The current weakened state of the economy and worry over the cost of attending a four-year college has made the option of attending community college and transferring to complete the bachelor degree a very appealing one. It can be a positive experience if a student chooses it because it is a good fit for them and not just because it will save them money. Community colleges have changed dramatically since their rapid growth in the 1960s, when because of their “open admissions” policies, they were too often erroneously labeled as options only for those with no other college choice. This is a much different case today when community colleges attract top high school students with honors programs that rival those at competitive four-year colleges. If students apply the same investigative process in considering a community college as they do with four-year colleges: visiting campus, sitting in on classes, eating a meal, meeting students and professors, they are less likely to feel like they “settled” instead of chose…

Perhaps the Irish poet Yeats had a better idea for that bumper sticker with this quote: “Education is not the filling of a pail, but the lighting of a fire.”…

[So, too, we will add, should be your college search.]

 Martha “Marty” O’Connell’s 35-year college admissions career includes posts at large and small colleges, beginning with Rutgers University in New Jersey and ending with McDaniel College in Westminster, MD. In July 2006 she began her role as Executive Director of the non-profit organization, Colleges That Change Lives, Inc., which has a mission to advance and support a student-centered college search process that looks beyond the college rankings industry.

(For the record, we think she is awesome.)

Turning our sights to 2013, we kick off with an endorsement

Since 2009, New York Times education writer and author of The Gatekeepers, Jacques Steinberg, has been curating and contributing to a blog called “The Choice: Demystifying College Admissions and Financial Aid.” As a Lawrence-centered blog that has styled itself as “The Demystificator,” we are of similar minds most of the time.

Today’s post, “Counselor’s Calendar | August Checklist for Rising Seniors,” written by Chris Teare, the director of college counseling at Antilles School in St. Thomas, Virgin Islands, provides some great tips for those of you college-bound seniors who want to start off your year—and your college search—right. As one of the Colleges That Change Lives, a group of colleges that focus on student-centered admission, we heartily endorse the advice Chris offers in this post; it’s good, smart stuff:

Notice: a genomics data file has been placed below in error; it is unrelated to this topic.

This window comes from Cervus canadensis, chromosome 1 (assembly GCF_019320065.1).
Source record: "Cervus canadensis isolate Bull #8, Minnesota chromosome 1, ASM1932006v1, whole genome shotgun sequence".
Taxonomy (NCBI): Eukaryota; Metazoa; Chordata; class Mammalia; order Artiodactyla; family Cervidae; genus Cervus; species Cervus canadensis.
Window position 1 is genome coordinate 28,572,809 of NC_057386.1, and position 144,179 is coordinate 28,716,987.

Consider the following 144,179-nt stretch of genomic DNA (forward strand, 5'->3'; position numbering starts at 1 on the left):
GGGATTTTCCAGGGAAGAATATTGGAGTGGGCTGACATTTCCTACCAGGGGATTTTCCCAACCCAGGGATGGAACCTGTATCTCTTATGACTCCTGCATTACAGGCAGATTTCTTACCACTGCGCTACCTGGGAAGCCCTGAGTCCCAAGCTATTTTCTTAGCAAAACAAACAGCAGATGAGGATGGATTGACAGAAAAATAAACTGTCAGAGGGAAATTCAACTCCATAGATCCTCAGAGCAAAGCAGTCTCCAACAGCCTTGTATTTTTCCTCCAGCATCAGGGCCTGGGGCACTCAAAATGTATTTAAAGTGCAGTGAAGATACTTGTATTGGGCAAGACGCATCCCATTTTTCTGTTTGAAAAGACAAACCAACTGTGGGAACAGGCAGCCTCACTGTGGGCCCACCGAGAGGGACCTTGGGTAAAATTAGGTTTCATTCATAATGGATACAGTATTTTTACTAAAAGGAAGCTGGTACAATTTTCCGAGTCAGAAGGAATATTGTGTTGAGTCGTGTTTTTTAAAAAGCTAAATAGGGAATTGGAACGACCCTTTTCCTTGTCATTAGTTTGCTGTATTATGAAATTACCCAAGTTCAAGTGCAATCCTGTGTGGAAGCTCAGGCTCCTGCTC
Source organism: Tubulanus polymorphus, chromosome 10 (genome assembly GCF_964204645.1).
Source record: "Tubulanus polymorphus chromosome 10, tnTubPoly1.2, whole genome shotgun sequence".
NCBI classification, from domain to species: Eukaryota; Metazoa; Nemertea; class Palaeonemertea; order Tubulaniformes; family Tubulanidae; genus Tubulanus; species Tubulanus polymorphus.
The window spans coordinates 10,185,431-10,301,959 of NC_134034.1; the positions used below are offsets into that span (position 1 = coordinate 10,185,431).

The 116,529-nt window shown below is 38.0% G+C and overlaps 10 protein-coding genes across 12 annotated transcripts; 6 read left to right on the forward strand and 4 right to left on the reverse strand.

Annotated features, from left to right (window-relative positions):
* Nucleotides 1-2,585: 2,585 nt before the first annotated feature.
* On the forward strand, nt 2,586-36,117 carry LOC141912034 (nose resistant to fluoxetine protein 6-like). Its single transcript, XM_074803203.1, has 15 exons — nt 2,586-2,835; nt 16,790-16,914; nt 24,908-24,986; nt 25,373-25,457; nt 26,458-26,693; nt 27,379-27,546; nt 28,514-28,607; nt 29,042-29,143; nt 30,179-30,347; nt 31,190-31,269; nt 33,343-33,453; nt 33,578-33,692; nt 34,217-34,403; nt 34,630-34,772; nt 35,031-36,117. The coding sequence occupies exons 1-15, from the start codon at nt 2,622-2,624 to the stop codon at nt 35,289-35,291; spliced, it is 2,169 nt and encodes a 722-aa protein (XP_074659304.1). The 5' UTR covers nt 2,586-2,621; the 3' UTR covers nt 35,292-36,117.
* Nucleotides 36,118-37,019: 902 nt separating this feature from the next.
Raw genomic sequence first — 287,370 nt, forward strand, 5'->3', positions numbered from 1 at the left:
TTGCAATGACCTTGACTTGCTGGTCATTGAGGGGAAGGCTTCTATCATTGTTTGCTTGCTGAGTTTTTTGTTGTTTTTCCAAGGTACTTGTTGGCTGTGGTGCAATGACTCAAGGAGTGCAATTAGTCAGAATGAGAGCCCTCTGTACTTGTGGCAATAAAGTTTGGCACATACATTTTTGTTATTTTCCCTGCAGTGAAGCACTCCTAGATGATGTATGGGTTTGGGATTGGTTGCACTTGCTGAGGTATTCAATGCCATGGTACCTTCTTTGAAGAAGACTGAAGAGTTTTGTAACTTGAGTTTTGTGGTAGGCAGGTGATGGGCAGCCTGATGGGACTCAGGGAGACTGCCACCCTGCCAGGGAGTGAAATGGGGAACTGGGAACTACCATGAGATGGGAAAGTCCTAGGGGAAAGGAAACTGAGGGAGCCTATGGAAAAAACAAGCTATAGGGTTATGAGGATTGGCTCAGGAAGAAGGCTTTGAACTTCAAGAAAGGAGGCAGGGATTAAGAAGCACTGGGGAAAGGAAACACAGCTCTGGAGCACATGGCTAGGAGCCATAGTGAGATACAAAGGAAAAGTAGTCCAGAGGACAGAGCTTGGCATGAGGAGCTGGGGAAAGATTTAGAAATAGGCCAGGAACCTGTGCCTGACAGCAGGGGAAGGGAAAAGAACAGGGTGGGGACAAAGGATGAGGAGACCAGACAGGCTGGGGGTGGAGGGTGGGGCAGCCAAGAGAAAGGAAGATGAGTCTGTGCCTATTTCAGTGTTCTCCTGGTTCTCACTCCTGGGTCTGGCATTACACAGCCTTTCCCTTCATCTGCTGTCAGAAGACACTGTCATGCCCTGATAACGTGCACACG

If you’re a rising senior who plans to apply to college, you might be a little nervous right now. Then again, you might be avoiding the issue completely — and appalled that someone like me would intrude upon your summer. If you’re anxious, you’re normal, because you have a big year coming up. Your nerves indicate that you care. That’s good. College is worth caring about. On the other hand, if you’re ignoring the calendar, you’re passively saving a lot to do with less and less time to do it.

Here is some advice to keep you on track:

Do the Summer Reading

Over 30 years, the students I’ve seen get the best results out of the college process are the ones who take care of business one day, one class, one assignment at a time. They’re not flashy; they’re steady. When I coached lacrosse, I said, “Pick up the next groundball.” Little things add up. Stop texting, log off Facebook, turn off your cellphone — and read. Not the SparkNotes. The book.

Pick the Right Courses

Selective colleges often start their review with your transcript, and strength of program is the first criterion of selection. Make sure your final transcript will include four years of the “five basic food groups”: English, math, history, science and foreign language. If you substitute from elsewhere on the curricular menu, select a course of equal or greater rigor in an area that better suits your abilities and interests. Make sure senior year is at least as challenging as junior year.

Keep Testing Under Control

By now, I hope you know whether you like the SAT or ACT better. Focus on the exam that works for you; if you prepare well enough, you’ll be likely to receive your highest score on the first or second attempt. Take your SAT II Subject Tests, if you must, whenever you’ll know as much as you can. Then forget bubble tests. Your scores are what they are. Stressing won’t raise them. Say the Serenity Prayer. Go test-optional. Focus your energy on classes, activities, and applications.

Keep Extra-Curricular Activities in Perspective